MIT’s autonomous robot uses UVC light to kill new coronavirus particles on the surface

Researchers at the Massachusetts Institute of Technology have created a new robot to help fight the new coronavirus. This autonomous machine emits UVC, a short wavelength of ultraviolet light that kills microorganisms and destroys their DNA. The robot is a joint project between mIT’s Computer Science and Artificial Intelligence Laboratory (CSAIL) and Ava Robotics. Because ULTRAviolet rays are harmful to humans, the machine is used to disinfect the site after workers leave work.

MIT's autonomous robot uses UVC light to kill new coronavirus particles on the surface

A prototype that has been deployed at the Greater Boston Food Bank (GBFB) should be able to cover 4,000 square feet in 30 minutes at a speed of 0.22 miles per hour. Ultraviolet rays emitted by the four vertical bars can neutralise about 90% of the new coronavirus particles on the surface.

During the Covid-19 crisis, food banks were more important than ever because many people lost their jobs as a result of the outbreak. Keeping facilities free from virus infection is critical to ensure that the virus does not spread further. “Food banks provide important services to our communities, so it’s critical to help keep these businesses running,” said Alyssa Pierson, a research scientist at CSAIL. “Here, there is a unique opportunity to provide additional disinfection power for their current workflow and help reduce the risk of exposure to Covid-19. “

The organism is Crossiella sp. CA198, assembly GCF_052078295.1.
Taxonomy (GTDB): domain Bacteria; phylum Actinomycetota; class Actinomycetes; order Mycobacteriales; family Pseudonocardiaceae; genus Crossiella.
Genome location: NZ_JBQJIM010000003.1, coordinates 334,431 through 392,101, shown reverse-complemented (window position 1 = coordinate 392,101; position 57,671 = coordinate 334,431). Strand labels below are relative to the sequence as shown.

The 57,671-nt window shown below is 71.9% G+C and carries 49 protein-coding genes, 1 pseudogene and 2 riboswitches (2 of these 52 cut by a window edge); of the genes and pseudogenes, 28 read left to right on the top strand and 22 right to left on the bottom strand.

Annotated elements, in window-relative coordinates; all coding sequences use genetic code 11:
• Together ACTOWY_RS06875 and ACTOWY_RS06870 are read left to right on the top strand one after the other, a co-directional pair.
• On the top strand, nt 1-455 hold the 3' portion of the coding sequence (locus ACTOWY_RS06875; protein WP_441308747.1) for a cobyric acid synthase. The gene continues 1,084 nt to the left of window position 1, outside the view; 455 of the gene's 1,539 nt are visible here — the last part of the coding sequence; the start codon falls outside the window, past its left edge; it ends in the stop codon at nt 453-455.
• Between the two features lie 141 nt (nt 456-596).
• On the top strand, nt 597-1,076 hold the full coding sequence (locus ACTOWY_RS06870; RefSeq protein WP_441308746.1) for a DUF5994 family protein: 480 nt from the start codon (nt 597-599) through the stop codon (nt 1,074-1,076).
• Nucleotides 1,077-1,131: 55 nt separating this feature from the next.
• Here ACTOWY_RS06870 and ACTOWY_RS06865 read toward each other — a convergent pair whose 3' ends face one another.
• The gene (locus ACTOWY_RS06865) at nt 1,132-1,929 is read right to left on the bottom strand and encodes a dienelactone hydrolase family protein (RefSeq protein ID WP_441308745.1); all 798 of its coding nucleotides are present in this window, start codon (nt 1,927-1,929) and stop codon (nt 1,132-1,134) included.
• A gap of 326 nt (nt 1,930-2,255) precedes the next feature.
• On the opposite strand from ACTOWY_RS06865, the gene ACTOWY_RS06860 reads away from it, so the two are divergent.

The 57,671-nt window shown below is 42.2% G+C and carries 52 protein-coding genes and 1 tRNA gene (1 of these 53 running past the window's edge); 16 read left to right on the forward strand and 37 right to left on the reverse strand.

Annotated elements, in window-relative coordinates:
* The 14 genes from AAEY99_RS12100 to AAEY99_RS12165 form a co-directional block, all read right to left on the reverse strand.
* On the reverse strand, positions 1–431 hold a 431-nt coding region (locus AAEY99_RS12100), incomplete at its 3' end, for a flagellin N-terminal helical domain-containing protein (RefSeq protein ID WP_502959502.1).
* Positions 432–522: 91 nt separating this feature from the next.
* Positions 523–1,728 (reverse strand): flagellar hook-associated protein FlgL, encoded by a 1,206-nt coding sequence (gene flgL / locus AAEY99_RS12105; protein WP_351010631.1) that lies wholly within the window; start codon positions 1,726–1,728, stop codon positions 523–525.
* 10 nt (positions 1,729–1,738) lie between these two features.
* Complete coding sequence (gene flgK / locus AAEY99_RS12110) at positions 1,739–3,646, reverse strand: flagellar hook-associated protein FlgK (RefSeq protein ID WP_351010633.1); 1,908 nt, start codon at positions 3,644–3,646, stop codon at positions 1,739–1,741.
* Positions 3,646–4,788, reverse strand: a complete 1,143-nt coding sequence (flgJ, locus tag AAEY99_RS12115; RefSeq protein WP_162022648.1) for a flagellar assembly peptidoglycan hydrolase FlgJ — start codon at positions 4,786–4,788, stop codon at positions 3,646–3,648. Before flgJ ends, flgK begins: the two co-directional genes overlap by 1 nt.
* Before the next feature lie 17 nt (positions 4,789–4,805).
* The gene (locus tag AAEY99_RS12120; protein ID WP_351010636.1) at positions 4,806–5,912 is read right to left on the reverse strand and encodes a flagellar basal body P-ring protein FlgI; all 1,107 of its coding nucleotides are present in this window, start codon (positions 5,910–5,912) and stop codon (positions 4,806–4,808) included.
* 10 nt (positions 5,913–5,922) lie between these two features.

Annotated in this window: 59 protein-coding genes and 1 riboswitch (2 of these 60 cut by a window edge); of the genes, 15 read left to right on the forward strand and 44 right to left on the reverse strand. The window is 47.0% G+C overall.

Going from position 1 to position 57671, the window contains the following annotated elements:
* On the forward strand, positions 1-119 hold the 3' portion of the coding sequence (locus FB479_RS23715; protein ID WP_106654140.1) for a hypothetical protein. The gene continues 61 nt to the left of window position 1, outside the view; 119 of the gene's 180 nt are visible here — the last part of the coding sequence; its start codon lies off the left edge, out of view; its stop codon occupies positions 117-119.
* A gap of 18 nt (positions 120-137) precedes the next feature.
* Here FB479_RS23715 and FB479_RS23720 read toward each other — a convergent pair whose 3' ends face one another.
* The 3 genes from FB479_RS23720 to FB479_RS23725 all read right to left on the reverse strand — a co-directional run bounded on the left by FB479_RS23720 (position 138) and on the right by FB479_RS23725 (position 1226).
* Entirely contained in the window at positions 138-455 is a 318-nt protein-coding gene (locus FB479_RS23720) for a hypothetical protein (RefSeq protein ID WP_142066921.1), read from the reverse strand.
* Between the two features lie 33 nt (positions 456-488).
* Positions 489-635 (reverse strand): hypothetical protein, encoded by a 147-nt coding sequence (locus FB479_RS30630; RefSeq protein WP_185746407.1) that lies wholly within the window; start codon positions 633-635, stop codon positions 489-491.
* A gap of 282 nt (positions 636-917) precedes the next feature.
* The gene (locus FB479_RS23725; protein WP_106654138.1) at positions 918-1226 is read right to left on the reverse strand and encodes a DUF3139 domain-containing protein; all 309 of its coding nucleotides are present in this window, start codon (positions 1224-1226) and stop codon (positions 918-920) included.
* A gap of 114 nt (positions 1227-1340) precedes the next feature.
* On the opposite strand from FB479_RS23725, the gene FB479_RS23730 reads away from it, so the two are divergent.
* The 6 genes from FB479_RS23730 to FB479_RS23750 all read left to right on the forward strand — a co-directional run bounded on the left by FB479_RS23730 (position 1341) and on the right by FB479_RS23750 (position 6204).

The robot was originally operated by a remote user who taught it the path around the warehouse. It can then operate autonomously, moving between user-defined waypoints, which can be added or removed as needed.

Ultraviolet sterilization exposure is often used in hospitals and other medical settings to disinfect open waiting rooms for patients. The researchers hope the robot will eventually find a way to use it in other environments, including factories, restaurants and shops.

“We’re excited to see UV disinfection robots support our community when it comes to this need,” said Daniela Russ, CSAIL Director and Project Leader. “The insights we’ve gained from GBFB’s work highlight several algorithmic challenges. We plan to address these issues in order to expand the range of autonomous UV disinfection in complex spaces, including dormitories, schools, aircraft and supermarkets. “